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Lake Excavation 

Picture of an excavated lake and the wetland litorral zone along the lake edge 


Excavation in South Florida is done to extract fossilized shell to make concrete, acquire fill for construction and to store water.  If lakes and mines are dug too deep with poorly sloped edges, they can be hazardous to people and result in poor water quality, harming the surrounding environment.  Since 1992, ERM has regulated excavation and mining through the Palm Beach County Unified Land Development Code (ULDC) Article 4, Chapter B, Section 10, Excavation Uses. 

​​ERM has increased health and safety, prevented erosion and loss of property, increased water quality and provided habitat by regulating excavation.


Frequently Asked Questions

Diagram of the plants that grow at different depths in the littoral zone

  • What are littoral zones?
    Also called the intertidal zone, the area near the shoreline  where sunlight is able to penetrate the sediments and characterized by abundant dissolved oxygen, nutrients, generally high wave energies and water motion, and alternating submergence and light exposure. It is the optimal region for aquatic plants to grow.
  • Why are they good?
    Retention lakes act like a sink holding storm water that drains from surrounding areas. ​Native aquatic plants growing in the littoral zone reduce erosion by stabilizing the banks, increase water quality by taking up excess nutrients and provide habitat for wading birds and other wildlife.
  • Which lakes need a littoral zone?
    In unincorporated Palm Beach County lakes greater than 1 acre OR deeper than 6 feet require a permit from ERM prior to excavation. The permit requires developers to install a planted littoral zone consisting of five different aquatic plant species. Native plant coverage is required to reach 80% by 180-days and have less than 10% exotic/invasive species.
  • Can I remove littoral plants?
    It is not allowed to remove and/or cut back littoral plants in a regulated lake within the Restrictive Covenant Agreements’ (RCA) Area of Record. If a property owner wishes to cut back littoral plants that have grown outside the Area of Record, they must first get approval by ERM. Please keep in mind, a required 5’ buffer extends beyond the littoral shelf to provide stability and prevent shelf erosion. 
  • Who is responsible for lake maintenance?
    The owner (examples include ​property management businesses, homeowner associations, golf course managers, & municipalities ) of the lake are all required to maintain the lake and the littoral zone in perpetuity and should have an agreement with a licensed contractor to do so. 

Important Reminders      

Littoral plants go dormant in the winter.

Multiple lake systems may consolidate plantings.

20 foot maintenance easement around each lake.

The following entities also govern excavation:

Palm Beach County Planning and Zoning

Palm Beach County Health Department

South Florida Water Management District

Topics of Concern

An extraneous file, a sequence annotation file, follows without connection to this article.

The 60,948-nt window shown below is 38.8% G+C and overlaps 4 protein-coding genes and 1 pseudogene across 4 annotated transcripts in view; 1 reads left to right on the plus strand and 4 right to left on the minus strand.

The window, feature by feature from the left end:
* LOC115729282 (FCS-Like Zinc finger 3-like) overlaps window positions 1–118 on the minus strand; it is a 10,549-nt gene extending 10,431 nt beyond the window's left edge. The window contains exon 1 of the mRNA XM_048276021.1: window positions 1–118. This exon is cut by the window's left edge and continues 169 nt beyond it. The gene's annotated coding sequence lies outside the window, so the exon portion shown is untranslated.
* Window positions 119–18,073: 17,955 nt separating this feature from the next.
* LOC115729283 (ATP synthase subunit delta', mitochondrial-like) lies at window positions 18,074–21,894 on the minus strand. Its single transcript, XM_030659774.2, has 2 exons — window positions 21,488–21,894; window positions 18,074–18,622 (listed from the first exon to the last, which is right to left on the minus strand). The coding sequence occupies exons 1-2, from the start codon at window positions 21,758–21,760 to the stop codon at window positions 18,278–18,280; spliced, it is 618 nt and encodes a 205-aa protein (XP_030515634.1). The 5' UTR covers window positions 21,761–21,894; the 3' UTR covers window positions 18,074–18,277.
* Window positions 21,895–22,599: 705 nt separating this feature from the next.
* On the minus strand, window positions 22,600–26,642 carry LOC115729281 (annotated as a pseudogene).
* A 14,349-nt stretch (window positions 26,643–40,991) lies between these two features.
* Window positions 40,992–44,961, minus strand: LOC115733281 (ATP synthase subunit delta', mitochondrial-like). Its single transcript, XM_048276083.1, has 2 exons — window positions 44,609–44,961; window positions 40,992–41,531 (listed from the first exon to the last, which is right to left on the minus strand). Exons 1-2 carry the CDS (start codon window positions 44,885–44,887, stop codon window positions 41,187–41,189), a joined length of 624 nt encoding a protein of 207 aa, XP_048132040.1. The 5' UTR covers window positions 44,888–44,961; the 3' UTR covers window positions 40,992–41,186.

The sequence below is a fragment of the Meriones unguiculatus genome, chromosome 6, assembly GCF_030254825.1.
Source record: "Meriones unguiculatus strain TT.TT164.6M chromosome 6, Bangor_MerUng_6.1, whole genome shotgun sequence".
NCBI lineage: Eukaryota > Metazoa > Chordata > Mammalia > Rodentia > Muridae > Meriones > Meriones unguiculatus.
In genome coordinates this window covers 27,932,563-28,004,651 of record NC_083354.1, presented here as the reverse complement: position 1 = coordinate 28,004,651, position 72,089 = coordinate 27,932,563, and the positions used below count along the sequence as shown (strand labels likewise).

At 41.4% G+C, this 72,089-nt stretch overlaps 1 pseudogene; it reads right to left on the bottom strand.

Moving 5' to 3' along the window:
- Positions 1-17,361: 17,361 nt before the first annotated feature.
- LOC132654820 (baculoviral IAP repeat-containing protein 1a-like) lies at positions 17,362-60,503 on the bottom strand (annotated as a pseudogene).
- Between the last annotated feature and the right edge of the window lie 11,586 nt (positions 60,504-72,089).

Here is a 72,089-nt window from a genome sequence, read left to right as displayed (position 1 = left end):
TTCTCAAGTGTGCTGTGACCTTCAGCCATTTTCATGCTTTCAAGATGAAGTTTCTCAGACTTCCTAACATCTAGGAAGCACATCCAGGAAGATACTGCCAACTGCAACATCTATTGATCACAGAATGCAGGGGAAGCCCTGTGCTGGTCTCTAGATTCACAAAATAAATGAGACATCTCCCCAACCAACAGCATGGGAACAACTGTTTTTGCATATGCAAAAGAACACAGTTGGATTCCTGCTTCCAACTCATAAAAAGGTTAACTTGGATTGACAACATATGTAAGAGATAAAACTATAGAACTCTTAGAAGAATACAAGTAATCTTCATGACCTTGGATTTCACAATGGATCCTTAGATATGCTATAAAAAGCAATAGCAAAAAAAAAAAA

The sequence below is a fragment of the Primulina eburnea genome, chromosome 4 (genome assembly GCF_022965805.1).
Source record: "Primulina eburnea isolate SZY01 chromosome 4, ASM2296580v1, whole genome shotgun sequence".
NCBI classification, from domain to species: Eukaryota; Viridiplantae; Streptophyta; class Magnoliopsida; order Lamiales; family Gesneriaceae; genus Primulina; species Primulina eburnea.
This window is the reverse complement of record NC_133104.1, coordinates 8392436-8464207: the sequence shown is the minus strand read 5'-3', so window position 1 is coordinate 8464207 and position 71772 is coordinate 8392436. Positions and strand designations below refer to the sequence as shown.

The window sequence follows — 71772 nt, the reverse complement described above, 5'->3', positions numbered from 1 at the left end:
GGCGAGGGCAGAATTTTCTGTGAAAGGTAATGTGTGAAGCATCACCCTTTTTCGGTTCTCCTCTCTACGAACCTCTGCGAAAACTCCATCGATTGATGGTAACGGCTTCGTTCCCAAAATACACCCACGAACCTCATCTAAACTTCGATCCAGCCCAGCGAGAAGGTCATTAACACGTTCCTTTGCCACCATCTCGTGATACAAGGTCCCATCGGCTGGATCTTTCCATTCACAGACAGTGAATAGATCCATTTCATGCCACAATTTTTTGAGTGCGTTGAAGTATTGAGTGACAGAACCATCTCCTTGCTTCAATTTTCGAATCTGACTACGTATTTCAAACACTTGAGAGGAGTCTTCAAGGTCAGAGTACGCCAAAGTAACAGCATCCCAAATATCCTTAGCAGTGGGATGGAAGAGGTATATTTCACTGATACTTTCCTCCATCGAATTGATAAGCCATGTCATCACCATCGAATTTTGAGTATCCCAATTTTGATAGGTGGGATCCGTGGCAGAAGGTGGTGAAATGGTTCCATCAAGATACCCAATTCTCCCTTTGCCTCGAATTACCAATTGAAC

• ​​In moderate amounts, algae help with the productivity and are essential for a healthy lake.
  • If the water is not being managed, growth can become out of control resulting in an algal bloom.
  • Often referred to as "slime", "scum", or "sludge", blooms range in color from green to brown, and have various textures and consistencies.
  • Algae blooms are very common in Florida’s water systems, especially during the spring and summer months. 
  • Nutrient rich water that collects in a lake can result in an algae bloom as the storm water flowing into the lake carries phosphorus, the main nutrient that controls the amount of algae.​PHOSPHORUS = ALGAE GROWTH
  • Blooms can become harmful because they block sunlight from reaching the bottom resulting in the death of plants and fish. Extreme cases can result in a fish kill and/or a “dead lake”.  ​

Dead Fish

  • Most fish kills result from low concentrations of dissolved oxygen (DO) in the water. 
  • Factors such as algae blooms (as mentioned above), drought, overpopulation, and water temperature can all affect the DO levels.
  • Warm water holds less dissolved oxygen than cold water, so summer is the time when fish can have a hard time getting enough oxygen. 
  • In Florida, on warm summer nights during algal blooms, the dissolved-oxygen concentration sometimes drops too low for the fish, and a die-off can occur. 
  • Low dissolved oxygen can result from other factors, too, such as poor flushing or circulation, dredging, or a sudden rain after a dry spell. 
  • It is important to keep the water aerated via a fountain or other aeration devices. 
  • Toxicity, infectious diseases, and parasites are possible but far less common causes of a fish kill. ​​
Mosquitoes and Midges
  • ​Two types of flying insects that require water to complete their life cycles are mosquitoes and midge flies.
  • Midge fly larvae also called bloodworms live in the bottom of the lake. 
  • Midge fly adults often fly in large swarms in early evening but DO NOT BITE.
  • Mosquito larvae also called wrigglers live just below the water surface.
  • Mosquito adults will bite and can transmit diseases. 
  • If you are concerned that you have mosquitoes breeding in your lake, ERM's Mosquito Control Division​ may be able to assist you.